It's time to raise those percentages.

Over Zeller's last three games, he's averaging 12.0 points, 7.7 rebounds, 1.0 assist, 1.0 steal, 1.7 blocks, and 2.0 turnovers in a healthy 31.1 minutes per contest, while shooting 53.6% from the field and 75.0% from the charity stripe. That's 66th-ranked value over that span in nine-category leagues, which presents a decent enough ceiling to go with his steady and reliable floor.

Zeller may never stand out as a scorer, but the rebounds, blocks, solid percentages, and low turnovers make him a better end-of-bench guy than most of what's available on a standard waiver wire. Give him a long, hard look if he's available.

Add Jon Leuer

Detroit Pistons head coach Stan Van Gundy recently hinted he might make a change to his starting lineup. If that ends up happening, it's a reasonable guess that said change will include Jon Leuer joining the starting five.

Leuer has been one of the more consistent contributors off the Pistons bench and he's been particularly good as of late. He's ranked 88th in nine-category leagues on the season for his averages of 10.8 points, 0.8 triples, 6.4 rebounds, 1.6 assists, 0.5 steals, 0.5 blocks, and 0.9 turnovers in 26.8 minutes per contest with a shooting split of 50.4% from the field and 87.2% from the line.

Over his last two games, he's been even better, coming in sixth in nine-category leagues for averaging 18.0 points, 0.5 threes, 6.0 rebounds, 3.5 assists, 1.0 steal, 0.5 blocks, and 1.0 turnover in 31.1 minutes per game, while shooting a ridiculous 76.2% from the field and a perfect 3-for-3 from the charity stripe.

He's worth ownership beyond his 35% and 25% rates on Yahoo and ESPN, respectively, even coming off the bench. If he manages to slip into the starting lineup and keeps playing minutes north of 30, he could very well be a mid-round asset the rest of the season.

He missed Saturday's game due to back spasms, but he's worth an add in advance of Monday's tilt with the Chicago Bulls just to see how this all plays out.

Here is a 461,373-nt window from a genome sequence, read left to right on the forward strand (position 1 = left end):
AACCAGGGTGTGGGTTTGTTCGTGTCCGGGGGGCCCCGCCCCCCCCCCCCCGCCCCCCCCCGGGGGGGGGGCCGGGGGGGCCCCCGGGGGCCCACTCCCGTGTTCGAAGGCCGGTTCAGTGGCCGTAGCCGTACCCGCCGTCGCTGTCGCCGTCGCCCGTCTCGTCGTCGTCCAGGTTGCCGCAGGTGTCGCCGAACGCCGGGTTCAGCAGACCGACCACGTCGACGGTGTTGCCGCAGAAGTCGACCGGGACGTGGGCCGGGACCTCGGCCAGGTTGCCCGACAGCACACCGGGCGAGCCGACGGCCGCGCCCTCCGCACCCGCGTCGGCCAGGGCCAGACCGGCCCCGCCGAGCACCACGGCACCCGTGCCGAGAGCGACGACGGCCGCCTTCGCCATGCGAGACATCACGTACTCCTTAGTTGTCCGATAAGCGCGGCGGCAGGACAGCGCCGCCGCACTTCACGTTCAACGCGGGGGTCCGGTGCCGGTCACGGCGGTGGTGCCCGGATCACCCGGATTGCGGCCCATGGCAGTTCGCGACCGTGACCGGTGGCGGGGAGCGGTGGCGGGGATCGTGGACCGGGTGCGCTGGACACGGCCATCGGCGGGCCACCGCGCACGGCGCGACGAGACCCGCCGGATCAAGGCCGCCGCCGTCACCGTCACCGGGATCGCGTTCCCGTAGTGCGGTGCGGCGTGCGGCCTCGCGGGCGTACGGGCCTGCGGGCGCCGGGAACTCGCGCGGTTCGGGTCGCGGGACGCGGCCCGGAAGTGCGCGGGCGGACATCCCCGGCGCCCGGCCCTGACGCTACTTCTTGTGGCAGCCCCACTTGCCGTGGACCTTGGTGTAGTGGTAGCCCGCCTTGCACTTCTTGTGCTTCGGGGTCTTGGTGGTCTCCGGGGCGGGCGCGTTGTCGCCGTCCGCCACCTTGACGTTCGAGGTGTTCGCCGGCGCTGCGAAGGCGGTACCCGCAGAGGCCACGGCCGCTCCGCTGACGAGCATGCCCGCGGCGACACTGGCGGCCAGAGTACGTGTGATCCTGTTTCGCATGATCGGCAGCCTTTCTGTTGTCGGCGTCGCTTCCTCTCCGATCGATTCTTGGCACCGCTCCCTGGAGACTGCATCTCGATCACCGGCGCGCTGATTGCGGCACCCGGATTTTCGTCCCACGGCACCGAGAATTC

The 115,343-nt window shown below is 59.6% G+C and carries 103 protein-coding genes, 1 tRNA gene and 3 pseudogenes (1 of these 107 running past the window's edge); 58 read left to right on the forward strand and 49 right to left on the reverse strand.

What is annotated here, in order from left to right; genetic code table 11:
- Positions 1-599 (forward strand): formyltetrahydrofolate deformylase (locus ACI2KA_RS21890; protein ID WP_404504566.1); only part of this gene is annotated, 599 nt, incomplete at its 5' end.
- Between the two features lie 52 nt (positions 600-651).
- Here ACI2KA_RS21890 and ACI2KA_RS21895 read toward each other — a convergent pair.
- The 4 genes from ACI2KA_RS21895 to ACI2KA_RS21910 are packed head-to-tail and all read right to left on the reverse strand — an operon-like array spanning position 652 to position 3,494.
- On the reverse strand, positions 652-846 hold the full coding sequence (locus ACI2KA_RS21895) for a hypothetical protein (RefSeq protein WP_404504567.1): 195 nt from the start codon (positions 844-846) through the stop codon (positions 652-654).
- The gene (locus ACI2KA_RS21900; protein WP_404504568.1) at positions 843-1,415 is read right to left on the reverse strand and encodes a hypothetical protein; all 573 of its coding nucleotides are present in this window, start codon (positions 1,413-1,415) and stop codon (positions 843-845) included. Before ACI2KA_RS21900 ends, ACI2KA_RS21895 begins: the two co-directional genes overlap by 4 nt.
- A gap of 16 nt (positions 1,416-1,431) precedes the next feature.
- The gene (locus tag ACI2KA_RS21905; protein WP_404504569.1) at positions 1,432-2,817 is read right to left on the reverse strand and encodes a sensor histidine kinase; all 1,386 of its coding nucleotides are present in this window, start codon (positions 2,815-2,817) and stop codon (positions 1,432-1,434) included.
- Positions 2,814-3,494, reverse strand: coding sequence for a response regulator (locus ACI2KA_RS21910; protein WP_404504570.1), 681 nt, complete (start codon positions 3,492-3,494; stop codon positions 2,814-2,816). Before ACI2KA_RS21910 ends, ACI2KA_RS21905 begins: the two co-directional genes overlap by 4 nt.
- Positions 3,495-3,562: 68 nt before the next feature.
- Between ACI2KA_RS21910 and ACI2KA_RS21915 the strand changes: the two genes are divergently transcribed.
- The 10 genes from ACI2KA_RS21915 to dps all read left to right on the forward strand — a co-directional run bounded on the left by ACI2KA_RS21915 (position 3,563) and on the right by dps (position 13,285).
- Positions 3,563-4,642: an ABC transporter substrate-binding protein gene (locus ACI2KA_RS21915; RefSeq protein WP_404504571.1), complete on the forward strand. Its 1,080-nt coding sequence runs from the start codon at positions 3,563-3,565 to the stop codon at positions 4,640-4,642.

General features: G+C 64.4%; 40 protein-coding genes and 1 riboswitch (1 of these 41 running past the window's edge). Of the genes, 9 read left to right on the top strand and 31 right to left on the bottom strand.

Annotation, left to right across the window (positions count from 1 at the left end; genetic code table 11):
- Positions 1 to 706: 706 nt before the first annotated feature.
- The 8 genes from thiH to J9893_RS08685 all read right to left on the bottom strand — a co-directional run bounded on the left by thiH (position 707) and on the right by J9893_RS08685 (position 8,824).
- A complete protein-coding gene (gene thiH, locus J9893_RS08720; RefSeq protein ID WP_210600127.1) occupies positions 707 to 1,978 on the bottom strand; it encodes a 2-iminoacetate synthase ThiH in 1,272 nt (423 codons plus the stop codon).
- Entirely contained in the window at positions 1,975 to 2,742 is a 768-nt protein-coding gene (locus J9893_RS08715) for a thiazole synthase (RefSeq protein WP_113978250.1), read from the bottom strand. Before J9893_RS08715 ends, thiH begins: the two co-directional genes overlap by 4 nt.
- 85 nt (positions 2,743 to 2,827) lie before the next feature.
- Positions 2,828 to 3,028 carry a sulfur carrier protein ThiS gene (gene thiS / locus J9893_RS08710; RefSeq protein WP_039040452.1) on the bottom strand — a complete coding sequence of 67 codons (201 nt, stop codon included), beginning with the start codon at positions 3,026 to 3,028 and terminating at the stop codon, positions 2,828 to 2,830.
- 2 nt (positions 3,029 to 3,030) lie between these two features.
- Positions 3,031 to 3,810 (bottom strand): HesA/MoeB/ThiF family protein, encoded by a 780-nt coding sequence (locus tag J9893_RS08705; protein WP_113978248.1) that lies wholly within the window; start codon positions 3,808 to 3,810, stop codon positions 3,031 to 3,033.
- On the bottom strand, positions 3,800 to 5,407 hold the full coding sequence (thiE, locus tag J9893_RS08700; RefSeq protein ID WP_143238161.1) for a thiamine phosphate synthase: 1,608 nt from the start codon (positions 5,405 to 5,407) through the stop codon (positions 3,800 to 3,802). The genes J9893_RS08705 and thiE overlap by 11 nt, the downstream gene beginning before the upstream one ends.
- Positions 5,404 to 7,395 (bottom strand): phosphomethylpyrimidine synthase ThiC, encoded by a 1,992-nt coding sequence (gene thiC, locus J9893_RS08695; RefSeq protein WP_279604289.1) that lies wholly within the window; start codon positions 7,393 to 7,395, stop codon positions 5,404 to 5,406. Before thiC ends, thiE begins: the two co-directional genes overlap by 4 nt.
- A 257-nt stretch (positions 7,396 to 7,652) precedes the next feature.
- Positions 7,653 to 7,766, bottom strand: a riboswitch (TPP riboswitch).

Add Sergio Rodriguez

Jerryd Bayless has been ruled out for the rest of the season following wrist surgery and Ben Simmons is still a month or more away from making his NBA debut, so Sergio Rodriguez is the starting point guard for the Philadelphia 76ers until further notice.

Rodriguez has certainly got some holes in his game, but he's worth owning when he has a starting job and an open path to regular minutes. Over the last two weeks, he's been the 137th-ranked player in nine-category leagues for his averages of 11.2 points, 2.2 triples, 2.8 rebounds, 5.2 assists, 1.0 steal, 0.0 blocks, and 2.0 turnovers in 27.1 minutes per game, and shooting split of 40.3% from the field (without a single free throw attempted).

He won't score or rebound the ball a lot and his shooting woes are a bit of a drain, but owners in need of threes, assists, and the occasional steal can get those things from Rodriguez. He's currently available in 65% of Yahoo leagues and 80% on ESPN and should be worth owning for his late-round value at least until Ben Simmons suits up sometime in January or later.

Add/Buy Robert Covington

Robert Covington is one of the streakiest players in the NBA and he's currently on an upswing, so he should be back on your radar if you previously lost interest.

He's had a bit of a down year (102nd-ranked in nine-category leagues, as compared to 65th in each of the last two seasons), but that's mostly been due to a putrid 35.2% shooting percentage. The parts of his line that you sign up for -- namely the 1.8 triples, 5.5 rebounds, and 1.7 steals per contest -- have all still been there, so his 65% and 25% ownership rates on Yahoo and ESPN, respectively, would be a lot higher if not for the shooting woes.